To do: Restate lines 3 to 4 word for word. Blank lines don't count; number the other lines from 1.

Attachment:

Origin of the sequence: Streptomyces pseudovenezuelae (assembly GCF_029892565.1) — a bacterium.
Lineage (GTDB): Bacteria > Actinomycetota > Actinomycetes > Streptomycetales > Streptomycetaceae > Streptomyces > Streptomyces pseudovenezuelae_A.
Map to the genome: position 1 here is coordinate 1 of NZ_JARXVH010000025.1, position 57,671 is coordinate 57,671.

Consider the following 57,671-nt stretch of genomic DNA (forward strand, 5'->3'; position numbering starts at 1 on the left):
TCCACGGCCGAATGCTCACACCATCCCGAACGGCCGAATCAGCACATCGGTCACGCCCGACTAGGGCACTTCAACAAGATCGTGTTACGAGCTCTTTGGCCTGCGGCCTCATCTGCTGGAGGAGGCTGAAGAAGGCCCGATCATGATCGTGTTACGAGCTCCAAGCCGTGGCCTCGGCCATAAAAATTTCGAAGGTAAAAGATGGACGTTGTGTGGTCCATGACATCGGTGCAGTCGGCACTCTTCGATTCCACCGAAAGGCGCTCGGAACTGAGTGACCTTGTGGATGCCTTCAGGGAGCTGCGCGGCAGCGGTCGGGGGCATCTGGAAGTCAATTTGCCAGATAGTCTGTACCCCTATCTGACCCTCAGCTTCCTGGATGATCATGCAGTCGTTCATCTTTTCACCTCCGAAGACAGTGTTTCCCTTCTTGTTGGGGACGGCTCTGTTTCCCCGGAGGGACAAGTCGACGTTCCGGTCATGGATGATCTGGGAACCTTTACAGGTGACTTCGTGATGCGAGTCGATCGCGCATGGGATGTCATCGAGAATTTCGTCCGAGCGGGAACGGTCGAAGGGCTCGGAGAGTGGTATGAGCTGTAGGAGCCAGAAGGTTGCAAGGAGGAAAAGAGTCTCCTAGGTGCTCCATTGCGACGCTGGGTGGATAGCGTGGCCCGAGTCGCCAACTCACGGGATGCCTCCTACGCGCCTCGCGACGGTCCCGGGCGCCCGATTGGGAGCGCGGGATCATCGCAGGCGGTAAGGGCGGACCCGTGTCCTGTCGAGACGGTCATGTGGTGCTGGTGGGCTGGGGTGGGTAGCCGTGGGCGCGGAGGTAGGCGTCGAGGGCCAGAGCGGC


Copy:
Map to the genome: position 1 here is coordinate 1 of NZ_JARXVH010000025.1, position 57,671 is coordinate 57,671.

Consider the following 57,671-nt stretch of genomic DNA (forward strand, 5'->3'; position numbering starts at 1 on the left):